My frame is getting really loose now in the and and creaks a lot. Not happy of this after the experience with V1... and after 3 friends bought a spitfire after my recommendations... Still the best riding bike for me, but what about reliability?

    2016 Spitfire pivot shaft hole wear-20160331_202711-p3310485.jpg2016 Spitfire pivot shaft hole wear-20160331_202728-p3310486.jpg2016 Spitfire pivot shaft hole wear-20160401_090740-p4010490.jpg2016 Spitfire pivot shaft hole wear-20160401_090844-p4010492.jpg2016 Spitfire pivot shaft hole wear-20160401_092102-p4010495.jpg

    Don't have an idea yet how to fix this. Links might be replaceablebut not the main hole in the frame... Would be a very ugly dead for a bike riding like this!
    Last edited by kijan; 04-05-2016 at 01:28 PM. Reason: More details and images

  8. #8
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    Agree.

    You don't have to be an engineer to understand this. Either the pivot bore on the frame and the pivot shaft need to be fixed or use bearings inside the pivot bore on the frame. I have an old 09 intense slope style frame(worst bike ever owned) and it has bearings inside the pivot bore on the frame to take loads and prevent wear.

    Spitfire is absolutely the best bike I have ever owned for me as well, but this pivot wear thing makes me very sad... I wonder how they cannot see this.

    Quote Originally Posted by kijan View Post
    Same Issue here on a 2013 Spitfire (sure after lots of riding so far, but I planned to rdie it at lest 5 years). I have play/wear on the frame hole at the seattube and in the lower link itself. Investigated this a few days ago and came to the conclusion that there is a design flaw:

    The Bolts are not locked in the links and as well as for this one (see picuter above) in the frame, so there a two possible rotating areas:

    1) the Ball Bearing (this should rotate here)
    2) the bolt in the frame link or the bolt in the frame of the seattube.

    Both rotates. 2) is causing frame wear. In my case even with new and regularly replaced bearings.

    Solution should be : prevent rotation where it should not happen. @builttoride - Any solution on this. I think a set screw in the links preventing the bolts from rotation should fix this.

    My frame is getting really loose now in the and and creaks a lot. Not happy of this after the experience with V1... and after 3 friends bought a spitfire after my recommendations... Still the best riding bike for me, but what about reliability?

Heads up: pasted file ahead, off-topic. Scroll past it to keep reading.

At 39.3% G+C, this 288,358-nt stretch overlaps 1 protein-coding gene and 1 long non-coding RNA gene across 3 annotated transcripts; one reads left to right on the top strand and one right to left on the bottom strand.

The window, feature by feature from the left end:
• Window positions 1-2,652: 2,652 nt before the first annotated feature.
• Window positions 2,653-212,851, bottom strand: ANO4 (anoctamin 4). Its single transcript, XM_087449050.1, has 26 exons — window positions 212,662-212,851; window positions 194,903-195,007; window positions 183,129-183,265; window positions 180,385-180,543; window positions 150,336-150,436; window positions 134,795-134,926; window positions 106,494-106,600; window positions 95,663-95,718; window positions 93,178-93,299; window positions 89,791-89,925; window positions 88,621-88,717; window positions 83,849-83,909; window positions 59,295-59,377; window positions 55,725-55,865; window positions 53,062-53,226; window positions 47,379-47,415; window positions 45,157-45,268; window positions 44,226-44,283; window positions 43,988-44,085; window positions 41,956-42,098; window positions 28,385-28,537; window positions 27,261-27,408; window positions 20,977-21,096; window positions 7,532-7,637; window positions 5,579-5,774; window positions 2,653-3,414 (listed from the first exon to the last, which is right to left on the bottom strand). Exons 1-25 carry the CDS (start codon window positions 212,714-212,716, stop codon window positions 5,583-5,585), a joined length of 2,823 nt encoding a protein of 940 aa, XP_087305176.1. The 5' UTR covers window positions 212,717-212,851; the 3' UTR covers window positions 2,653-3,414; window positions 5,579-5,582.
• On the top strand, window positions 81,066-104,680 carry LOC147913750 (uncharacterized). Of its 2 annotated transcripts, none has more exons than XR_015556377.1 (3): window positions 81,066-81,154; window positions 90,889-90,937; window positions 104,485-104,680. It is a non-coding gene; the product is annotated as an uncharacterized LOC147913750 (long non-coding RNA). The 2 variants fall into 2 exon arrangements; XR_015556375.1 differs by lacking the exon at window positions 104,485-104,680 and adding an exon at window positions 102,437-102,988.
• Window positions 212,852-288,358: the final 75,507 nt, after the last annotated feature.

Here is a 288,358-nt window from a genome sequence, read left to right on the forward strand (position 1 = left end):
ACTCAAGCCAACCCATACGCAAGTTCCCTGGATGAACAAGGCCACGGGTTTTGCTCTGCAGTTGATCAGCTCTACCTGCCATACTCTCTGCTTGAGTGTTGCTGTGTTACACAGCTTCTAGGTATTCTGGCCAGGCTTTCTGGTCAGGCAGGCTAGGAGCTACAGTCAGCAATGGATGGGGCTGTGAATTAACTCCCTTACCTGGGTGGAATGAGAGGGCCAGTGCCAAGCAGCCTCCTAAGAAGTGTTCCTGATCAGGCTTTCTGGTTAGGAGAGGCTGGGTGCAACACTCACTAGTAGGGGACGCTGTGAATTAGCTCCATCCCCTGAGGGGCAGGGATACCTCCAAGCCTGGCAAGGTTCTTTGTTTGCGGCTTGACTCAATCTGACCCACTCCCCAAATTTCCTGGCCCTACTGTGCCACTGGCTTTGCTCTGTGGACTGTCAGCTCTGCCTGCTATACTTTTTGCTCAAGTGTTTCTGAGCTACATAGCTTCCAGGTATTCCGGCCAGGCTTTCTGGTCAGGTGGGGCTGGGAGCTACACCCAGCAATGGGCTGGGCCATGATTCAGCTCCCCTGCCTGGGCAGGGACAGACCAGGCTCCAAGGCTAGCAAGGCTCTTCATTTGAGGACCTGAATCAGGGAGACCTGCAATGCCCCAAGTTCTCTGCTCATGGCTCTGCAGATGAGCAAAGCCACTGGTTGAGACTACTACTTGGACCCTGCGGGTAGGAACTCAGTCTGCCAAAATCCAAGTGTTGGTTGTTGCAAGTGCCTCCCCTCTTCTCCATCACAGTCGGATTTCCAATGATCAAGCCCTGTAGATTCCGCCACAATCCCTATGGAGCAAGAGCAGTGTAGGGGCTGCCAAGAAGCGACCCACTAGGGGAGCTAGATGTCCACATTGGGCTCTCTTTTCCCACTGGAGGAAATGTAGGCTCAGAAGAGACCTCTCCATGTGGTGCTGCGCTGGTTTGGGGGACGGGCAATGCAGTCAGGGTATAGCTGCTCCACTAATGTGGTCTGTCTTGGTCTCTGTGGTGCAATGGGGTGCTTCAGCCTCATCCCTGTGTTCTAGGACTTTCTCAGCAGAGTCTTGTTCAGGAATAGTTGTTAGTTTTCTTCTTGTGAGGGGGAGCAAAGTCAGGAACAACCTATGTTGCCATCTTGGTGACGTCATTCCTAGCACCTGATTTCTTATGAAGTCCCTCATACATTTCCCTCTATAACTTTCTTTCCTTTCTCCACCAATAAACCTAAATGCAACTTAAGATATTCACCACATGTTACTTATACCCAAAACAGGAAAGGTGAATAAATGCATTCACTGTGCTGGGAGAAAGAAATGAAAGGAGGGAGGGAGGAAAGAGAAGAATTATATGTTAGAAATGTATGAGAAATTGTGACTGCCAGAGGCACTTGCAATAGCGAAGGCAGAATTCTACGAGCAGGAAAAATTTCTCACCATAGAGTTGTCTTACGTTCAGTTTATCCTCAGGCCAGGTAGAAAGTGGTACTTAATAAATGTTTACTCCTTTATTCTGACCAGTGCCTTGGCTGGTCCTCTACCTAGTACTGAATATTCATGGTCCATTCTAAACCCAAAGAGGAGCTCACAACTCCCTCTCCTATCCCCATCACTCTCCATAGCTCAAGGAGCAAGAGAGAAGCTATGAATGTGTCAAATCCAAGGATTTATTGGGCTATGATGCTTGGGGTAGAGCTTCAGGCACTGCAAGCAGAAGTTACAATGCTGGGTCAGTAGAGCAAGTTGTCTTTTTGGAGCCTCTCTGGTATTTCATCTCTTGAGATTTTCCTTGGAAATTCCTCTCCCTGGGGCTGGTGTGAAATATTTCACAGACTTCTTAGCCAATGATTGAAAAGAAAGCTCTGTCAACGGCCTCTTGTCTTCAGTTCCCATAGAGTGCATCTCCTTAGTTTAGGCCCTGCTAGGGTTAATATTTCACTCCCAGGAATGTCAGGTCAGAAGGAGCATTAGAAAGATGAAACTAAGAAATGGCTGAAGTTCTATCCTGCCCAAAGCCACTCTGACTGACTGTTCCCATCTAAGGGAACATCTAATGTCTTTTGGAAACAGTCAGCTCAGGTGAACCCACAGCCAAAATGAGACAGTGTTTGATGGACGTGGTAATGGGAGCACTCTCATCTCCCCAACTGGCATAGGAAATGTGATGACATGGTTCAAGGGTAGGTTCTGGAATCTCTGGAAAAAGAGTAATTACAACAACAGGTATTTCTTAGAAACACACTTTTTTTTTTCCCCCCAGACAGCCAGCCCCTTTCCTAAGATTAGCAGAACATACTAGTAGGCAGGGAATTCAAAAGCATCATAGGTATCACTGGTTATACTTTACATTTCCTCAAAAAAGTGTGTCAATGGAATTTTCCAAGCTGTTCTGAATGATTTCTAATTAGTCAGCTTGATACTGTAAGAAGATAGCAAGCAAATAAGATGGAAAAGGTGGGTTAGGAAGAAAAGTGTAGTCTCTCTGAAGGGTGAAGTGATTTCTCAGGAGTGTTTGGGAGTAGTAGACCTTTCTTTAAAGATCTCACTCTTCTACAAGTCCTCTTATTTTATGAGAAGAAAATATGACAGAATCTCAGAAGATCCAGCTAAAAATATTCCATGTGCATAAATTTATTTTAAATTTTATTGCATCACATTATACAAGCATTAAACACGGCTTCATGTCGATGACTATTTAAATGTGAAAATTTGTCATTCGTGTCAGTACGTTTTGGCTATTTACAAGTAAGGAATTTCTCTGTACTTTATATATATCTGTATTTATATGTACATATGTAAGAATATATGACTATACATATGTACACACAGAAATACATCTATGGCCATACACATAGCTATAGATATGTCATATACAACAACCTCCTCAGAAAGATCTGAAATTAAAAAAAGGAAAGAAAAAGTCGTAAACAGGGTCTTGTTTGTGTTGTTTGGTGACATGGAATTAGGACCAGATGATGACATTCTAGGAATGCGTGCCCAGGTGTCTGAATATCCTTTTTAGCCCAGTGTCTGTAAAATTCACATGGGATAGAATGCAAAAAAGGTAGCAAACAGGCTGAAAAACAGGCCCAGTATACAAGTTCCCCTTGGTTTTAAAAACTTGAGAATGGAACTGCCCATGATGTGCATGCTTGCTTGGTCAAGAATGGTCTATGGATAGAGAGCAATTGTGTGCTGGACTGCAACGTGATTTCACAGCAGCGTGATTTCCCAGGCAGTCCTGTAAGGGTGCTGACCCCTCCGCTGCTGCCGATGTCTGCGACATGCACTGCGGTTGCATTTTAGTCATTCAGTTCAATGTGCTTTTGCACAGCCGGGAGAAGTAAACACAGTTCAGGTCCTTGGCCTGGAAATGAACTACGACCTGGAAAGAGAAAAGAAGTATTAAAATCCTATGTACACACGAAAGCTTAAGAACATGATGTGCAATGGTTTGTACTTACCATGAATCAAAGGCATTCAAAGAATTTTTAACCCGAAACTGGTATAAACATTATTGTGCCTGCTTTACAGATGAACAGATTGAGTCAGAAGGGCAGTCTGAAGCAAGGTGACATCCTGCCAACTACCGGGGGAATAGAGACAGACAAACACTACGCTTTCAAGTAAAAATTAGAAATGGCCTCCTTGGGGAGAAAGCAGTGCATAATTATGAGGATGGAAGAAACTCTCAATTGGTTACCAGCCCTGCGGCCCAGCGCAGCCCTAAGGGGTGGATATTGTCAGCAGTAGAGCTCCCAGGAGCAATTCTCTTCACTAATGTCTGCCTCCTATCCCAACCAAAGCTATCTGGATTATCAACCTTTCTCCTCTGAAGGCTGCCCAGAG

9. #9
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    this being generally the same design across off of Banshee's line, I wonder if this is a weak link across all frames. I have a 2016 rune so I am a terrible person to go look at his bike but maybe other model owners can chime in here.
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  10. #10
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    I did proper testing of 3 seasons, so it takes quite a while... but this is a weak point of the designs. Maybe it's possible to just drill a hole, make a thread and put a set screw... better earlier than too late...?

  11. #11
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    Might be able to shim the gap with a thin strip of soda can aluminum. Apply some blue loc-tite on both sides of the shim as well to help keep the bolt in place. The soda can shim should keep the bolt from rotating, assuming that the bearings are in good shape and spin freely.

  12. #12
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    My friend had this issue with his 2014 Spitfire he bought after riding my Rune. IIRC they offered him a crash replacement and it was a year old. I always kept up really good on my bearings and making sure those pivots stayed tight, I've never had a issue.
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    I'm in contact with Keith about this and are trying to sort this out... Will give an update later.

  14. #14
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    Do let us know what a possible easy fix would be, the earlier Wildcard-style frame's had a simple locking screw on the frame. I'm getting a v3 Spitty soon and am kind of bummed about this issue.
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  15. #15
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    So the inner race of the link's bearing rests directly on the frame?